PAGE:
Saudi Law

Probationary Period (Articles 53 and 54) According to Saudi Labor law

What is an employee probation period?

Probation can be broadly defined as a trial period for newly recruited workers. Probation periods commonly last for three months, six months, or a year.

It’s usually a fixed period of time at the beginning of the employment relationship, during which the new employee is exempt from some contractual items. Most significantly, employees on probation can be let go without the standard notice.


The labor law provides that the employment contract may indicate the first 90 days of employment as a probationary period wherein either party may terminate the contract without any liability (with one day notice period).

Originally, Articles 53 and 54 taken together limited an employee’s probation period to 90 days, with the exception that an employer who assigns an employee to different job responsibilities could place the employee on an additional 90 days probation period as long as both parties agreed in writing to such additional period.




Article 53 of Saudi labor law

Article 53 as amended states that the 90 days probation period may be extended by an additional 90 days simply with the written agreement of both parties.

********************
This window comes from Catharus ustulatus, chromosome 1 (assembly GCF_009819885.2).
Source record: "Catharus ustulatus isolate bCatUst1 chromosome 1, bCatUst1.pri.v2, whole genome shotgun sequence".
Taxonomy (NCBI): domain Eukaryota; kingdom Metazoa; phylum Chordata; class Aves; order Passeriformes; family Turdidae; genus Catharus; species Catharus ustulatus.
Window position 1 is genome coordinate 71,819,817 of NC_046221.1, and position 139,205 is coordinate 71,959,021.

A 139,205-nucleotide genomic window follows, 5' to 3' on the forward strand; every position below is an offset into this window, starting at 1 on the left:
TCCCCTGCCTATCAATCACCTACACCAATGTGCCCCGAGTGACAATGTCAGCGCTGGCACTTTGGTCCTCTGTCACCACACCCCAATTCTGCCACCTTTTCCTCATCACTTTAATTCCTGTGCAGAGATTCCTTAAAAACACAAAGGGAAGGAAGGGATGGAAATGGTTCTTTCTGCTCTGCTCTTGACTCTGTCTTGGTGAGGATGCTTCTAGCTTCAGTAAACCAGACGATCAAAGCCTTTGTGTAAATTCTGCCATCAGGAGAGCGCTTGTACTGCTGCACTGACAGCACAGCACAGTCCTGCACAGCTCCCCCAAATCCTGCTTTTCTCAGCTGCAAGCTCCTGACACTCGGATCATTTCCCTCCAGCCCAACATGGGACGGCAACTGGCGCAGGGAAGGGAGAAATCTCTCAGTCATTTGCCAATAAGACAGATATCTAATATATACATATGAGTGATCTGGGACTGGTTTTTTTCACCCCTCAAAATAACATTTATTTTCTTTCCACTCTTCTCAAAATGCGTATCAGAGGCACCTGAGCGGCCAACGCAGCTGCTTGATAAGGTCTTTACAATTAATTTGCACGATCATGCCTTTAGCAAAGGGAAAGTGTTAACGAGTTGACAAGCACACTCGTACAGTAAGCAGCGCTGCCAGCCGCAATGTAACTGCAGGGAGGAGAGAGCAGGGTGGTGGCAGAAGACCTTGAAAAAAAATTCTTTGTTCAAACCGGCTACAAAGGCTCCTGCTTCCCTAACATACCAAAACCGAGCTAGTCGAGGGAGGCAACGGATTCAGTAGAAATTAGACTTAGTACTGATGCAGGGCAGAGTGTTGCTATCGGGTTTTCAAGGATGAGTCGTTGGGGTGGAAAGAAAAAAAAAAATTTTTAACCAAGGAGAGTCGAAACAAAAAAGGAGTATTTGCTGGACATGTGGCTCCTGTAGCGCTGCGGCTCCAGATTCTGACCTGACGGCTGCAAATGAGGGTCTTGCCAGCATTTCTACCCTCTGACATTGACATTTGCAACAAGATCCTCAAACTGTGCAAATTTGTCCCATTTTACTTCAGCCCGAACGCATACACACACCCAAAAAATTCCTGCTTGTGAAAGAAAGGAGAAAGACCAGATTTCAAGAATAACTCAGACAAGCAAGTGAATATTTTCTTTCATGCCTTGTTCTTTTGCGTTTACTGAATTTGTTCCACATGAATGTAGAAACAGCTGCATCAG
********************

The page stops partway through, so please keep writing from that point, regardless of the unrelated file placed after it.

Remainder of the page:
The language of the amendment is poorly drafted, but it seems to require the employer and employee to come together at the end of the initial 90 days probation period and execute a separate, subsequent, additional written agreement to extend the probation period by an additional 90 days.

That is, this amendment does not appear to allow the parties to simply set the probation period at 180 days in the contract.


The probation period is exclusive of Eid Al-Fitr and Eid Al-Adha holidays and also sick leave (As per Article 53 Saudi Labor Law).

Article 54 of Saudi labor law

In addition to an alteration of the employee’s job responsibilities, the amended Article 54 states that the employee can be placed on an additional probation period if the “relationship between the parties has expired for a period of not less than six months,” which means that the employee can be placed on an additional probation period if/when he returns from a leave of absence of six months or more provided that both parties agree.

An employee can’t be put on probation more than once by the same employer for the same job (As per Article 54 Saudi Labor Law).


An employee can be put on probation with the same employer if the employee re-joins the same company.

If the contract is terminated, by either party, during the probation period, neither party shall be entitled to any compensation or end of service benefits.

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